Some Constituency Labour Party members of the National Executive Committee are proposing a motion in January 2022 to curb the wave of exclusions and suspensions on arbitrary grounds or by “retrospective” criminalisation contrary to standard principles of justice.
Some suggested wording for motions in CLPs:
We declare our sympathy with the motion being put to the Labour Party’s National Executive Committee in January 2022, seeking to stop the retrospective use of a 20 July 2021 NEC decision for summary exclusion of members found to have given “support” for any of four named groups.
Whatever the merits of that decision, it cannot justify exclusion of people for giving “support” (sometimes of the most minimal and tenuous sort) to those groups when they were entirely “legal” in Labour Party rules.
As the motion points out, when the previous decision was made: “There was no mention of the retrospective application of the decision to proscribe these organisations nor, crucially, was there a clear, exhaustive, description of what constitutes ‘support’ for the organisations listed”.
“Retrospective proscriptions are against the legal principle that people cannot be guilty of a criminal act that was not illegal at the time of the offence”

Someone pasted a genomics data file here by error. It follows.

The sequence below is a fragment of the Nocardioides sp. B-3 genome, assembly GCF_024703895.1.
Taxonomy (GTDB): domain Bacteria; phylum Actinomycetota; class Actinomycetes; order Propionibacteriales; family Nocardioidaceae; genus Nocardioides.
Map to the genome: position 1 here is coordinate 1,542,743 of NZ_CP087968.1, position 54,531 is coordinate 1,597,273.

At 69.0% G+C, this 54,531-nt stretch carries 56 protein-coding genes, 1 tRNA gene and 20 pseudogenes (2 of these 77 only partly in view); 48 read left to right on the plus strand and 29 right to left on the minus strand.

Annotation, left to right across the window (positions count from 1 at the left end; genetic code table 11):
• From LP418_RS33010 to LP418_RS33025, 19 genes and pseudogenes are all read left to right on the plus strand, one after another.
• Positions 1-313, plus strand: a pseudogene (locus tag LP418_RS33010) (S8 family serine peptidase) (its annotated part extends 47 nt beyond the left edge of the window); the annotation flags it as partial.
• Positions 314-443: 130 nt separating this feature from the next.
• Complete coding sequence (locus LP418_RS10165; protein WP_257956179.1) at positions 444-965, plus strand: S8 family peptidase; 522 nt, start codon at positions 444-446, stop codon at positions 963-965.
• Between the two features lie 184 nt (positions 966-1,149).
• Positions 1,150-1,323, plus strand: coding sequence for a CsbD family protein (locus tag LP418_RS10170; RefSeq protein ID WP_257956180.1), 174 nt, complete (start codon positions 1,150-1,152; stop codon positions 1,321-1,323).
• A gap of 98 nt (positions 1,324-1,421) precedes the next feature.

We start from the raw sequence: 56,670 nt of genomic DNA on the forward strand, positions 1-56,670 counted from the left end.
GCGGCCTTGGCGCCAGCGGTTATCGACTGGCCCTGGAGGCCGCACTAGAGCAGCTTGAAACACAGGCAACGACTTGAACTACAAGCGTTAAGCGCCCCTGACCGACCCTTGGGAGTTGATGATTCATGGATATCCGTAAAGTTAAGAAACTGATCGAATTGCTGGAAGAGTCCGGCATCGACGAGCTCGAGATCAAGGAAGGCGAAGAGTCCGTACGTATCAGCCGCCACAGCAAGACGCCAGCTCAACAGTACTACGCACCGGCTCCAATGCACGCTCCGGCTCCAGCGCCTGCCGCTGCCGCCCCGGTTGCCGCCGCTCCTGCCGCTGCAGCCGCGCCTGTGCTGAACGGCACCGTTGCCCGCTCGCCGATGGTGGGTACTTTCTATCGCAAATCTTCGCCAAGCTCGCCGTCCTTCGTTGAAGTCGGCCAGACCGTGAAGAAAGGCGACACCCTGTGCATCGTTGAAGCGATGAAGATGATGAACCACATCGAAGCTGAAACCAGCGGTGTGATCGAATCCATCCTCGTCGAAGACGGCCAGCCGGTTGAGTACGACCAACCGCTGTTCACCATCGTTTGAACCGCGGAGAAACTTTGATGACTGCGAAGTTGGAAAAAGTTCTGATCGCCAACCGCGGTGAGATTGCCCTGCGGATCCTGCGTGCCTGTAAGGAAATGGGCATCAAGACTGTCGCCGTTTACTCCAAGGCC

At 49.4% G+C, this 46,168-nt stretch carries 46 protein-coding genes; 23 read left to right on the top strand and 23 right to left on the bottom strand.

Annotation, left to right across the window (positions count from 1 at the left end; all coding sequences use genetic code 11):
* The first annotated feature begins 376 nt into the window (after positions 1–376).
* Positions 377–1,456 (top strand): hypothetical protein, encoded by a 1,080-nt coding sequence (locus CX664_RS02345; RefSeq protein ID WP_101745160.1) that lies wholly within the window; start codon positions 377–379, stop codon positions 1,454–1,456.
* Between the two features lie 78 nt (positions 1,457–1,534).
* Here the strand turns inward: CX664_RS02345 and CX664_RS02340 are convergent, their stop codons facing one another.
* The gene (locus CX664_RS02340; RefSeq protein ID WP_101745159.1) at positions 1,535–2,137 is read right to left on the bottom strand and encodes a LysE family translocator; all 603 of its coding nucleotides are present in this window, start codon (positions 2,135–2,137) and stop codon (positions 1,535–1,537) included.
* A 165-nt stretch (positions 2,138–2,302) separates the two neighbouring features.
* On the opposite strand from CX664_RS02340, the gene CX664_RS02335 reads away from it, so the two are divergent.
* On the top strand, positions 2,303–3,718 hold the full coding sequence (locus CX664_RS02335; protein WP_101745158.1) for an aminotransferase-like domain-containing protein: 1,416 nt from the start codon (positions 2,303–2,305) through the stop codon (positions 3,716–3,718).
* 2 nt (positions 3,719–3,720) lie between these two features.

It proposes that “The retrospective application of this rule ceases and that all members who have faced disciplinary action and investigation because of any ‘support’ for subsequently proscribed organisations before the date of the 20 July NEC meeting should have that action rescinded”.
We support a political and educational drive in the Labour Party to eliminate antisemitism, and recognise that may include some exclusions, which will have educational value if they are done with due process and with clear political explanation.
We express concern about the continuing surge of exclusions and suspensions without due process, a surge which predates the 20 July 2021 decision but has been accelerated by it. In particular, we are concerned that hundreds of members have remained suspended without due process for long period, and have been told that complaints about this to other Party members will be considered a further disciplinary process.
Suspension should be used only when urgently needed to protect the functioning of the party. Expulsions should be limited to cases proved with due process to lie outside Labour’s traditional “broad church”.